So what you are trying to say, but lack the courage to admit, is that you really favor the beat down, but don’t want to personally get your hands dirty by admitting such a vulgar desire, so you dance around it, but really want it.
Everyone ought to be sadder for that fact. Meanwhile I don’t want to participate in the beat down even if the rules say I must.
Of course you don’t. You’re a black man who sits in the deans office of a law school, You go to faculty teas and stick your pinky in the air to be just like all the other scholars, pristine and above the nasty fray. But you want the beat down, even if you’re not man enough to say so. Hell, are you even man enough to say “man enough”?
These four black defendants in Chicago may be 18-year-olds, but they’re stupid kids. Who did an evil thing to a white kid who suffers from an intellectual disability. That’s your beat down. And they’re entitled, under your race rules, to use “the N word,” as if calling it “the N word” somehow made it less of “the N word.”
So they get to come to your black sleepover party and Nancy Shurtz is excluded because, as well-intended an ally she may be, she can never be black, she can never violate your race rules. These four black defendants will never share a glass of sherry with you at a faculty tea.
Do they really care about Trump or have their ears been filled with voices like yours decrying the end of times? Is it entirely different for them, because they come from a race that suffered historic and systemic discrimination? That makes their hate less hate then someone else’s hate? If Shurtz deserves the black beat down, even if you don’t have the balls to be the one to do it, what do these found kids deserve?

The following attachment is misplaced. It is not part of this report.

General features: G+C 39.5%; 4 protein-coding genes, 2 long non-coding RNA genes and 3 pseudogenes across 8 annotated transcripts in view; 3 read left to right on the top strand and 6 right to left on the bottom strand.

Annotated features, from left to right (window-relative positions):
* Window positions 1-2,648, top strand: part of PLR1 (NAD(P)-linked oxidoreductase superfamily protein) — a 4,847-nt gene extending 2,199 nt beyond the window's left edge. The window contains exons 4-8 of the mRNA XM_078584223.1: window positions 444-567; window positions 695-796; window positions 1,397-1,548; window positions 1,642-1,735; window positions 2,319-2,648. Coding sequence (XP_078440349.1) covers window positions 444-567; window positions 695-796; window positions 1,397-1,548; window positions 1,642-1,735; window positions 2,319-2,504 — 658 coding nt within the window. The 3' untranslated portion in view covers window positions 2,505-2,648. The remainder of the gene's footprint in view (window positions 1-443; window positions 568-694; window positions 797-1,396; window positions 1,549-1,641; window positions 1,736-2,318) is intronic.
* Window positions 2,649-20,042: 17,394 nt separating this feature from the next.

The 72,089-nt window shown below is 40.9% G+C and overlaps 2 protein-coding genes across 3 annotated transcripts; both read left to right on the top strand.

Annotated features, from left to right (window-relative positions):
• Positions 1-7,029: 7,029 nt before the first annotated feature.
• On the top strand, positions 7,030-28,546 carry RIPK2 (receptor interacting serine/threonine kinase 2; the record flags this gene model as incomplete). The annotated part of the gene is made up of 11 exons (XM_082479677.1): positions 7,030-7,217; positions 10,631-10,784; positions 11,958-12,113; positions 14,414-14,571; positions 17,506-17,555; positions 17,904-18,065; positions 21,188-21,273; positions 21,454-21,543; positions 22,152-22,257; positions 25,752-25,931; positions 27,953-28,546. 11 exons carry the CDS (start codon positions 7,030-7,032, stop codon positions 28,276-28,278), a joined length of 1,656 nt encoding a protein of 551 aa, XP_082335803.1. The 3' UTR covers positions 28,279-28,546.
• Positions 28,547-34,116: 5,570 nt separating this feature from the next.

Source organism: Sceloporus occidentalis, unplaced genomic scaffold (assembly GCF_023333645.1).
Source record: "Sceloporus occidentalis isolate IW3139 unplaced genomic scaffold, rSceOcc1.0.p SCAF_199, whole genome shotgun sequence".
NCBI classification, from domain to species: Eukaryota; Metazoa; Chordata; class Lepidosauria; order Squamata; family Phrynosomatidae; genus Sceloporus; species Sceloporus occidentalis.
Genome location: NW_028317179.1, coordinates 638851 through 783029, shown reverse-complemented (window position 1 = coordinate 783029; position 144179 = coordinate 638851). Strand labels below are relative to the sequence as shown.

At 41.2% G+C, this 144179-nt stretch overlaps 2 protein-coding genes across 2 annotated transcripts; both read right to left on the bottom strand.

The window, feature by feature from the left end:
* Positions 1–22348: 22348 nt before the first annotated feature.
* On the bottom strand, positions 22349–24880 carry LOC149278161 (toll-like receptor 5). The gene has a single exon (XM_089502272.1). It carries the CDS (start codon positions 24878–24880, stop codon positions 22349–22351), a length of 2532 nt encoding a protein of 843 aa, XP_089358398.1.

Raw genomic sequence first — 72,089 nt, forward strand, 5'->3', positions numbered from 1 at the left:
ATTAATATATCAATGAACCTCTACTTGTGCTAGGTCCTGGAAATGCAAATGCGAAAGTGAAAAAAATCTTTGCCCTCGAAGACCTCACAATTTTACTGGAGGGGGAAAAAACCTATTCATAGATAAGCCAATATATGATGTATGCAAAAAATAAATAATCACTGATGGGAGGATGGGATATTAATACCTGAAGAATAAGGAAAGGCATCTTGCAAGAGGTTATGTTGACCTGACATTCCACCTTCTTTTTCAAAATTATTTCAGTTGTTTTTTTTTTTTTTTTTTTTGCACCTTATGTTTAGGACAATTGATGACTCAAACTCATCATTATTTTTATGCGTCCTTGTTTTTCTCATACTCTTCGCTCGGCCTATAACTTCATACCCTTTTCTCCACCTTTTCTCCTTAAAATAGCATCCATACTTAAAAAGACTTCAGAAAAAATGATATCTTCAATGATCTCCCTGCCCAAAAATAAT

It’s your race rules that have given rise to the Newest Jim Crow, the good segregation on campus, where black students are entitled to their safe space at lunch so that no white person be allowed to sit at their table. Same deal as the lunch counters of old, except this time it’s your rules so it’s entirely different?
Sorry, Daryl Jones, but the only real difference between these four kids in Chicago and you is that they have the guts to do what you want to do but are too “refined” to admit. And if what they did was wrong, and it’s insanely, horribly wrong, then it’s just as wrong for you to maintain that secret desire to beat down your whitey ally for violating the race rules you have in the back of your head.
And if it’s unacceptable that some white lawyer is telling you this, too bad. What are you going to do about it? Beat me?
If there happens to be a black sleepover on 143rd Street tonight, chances are a whole lot better that I’ll be invited and you won’t. It’s not that they aren’t black like you, but they would rather have someone there who will have their backs* than someone with whom they only share skin color. For a while, we were getting beyond race, and here you are, blocking the bridge so people of that other race can’t pass.
*While you chose to teach tax law, I chose to stand in the well next to criminal defendants. Want to guess which one of us has spent his career doing more for blacks and Hispanics, not to mention whites and women and gays and trans and every other flavor of humanity?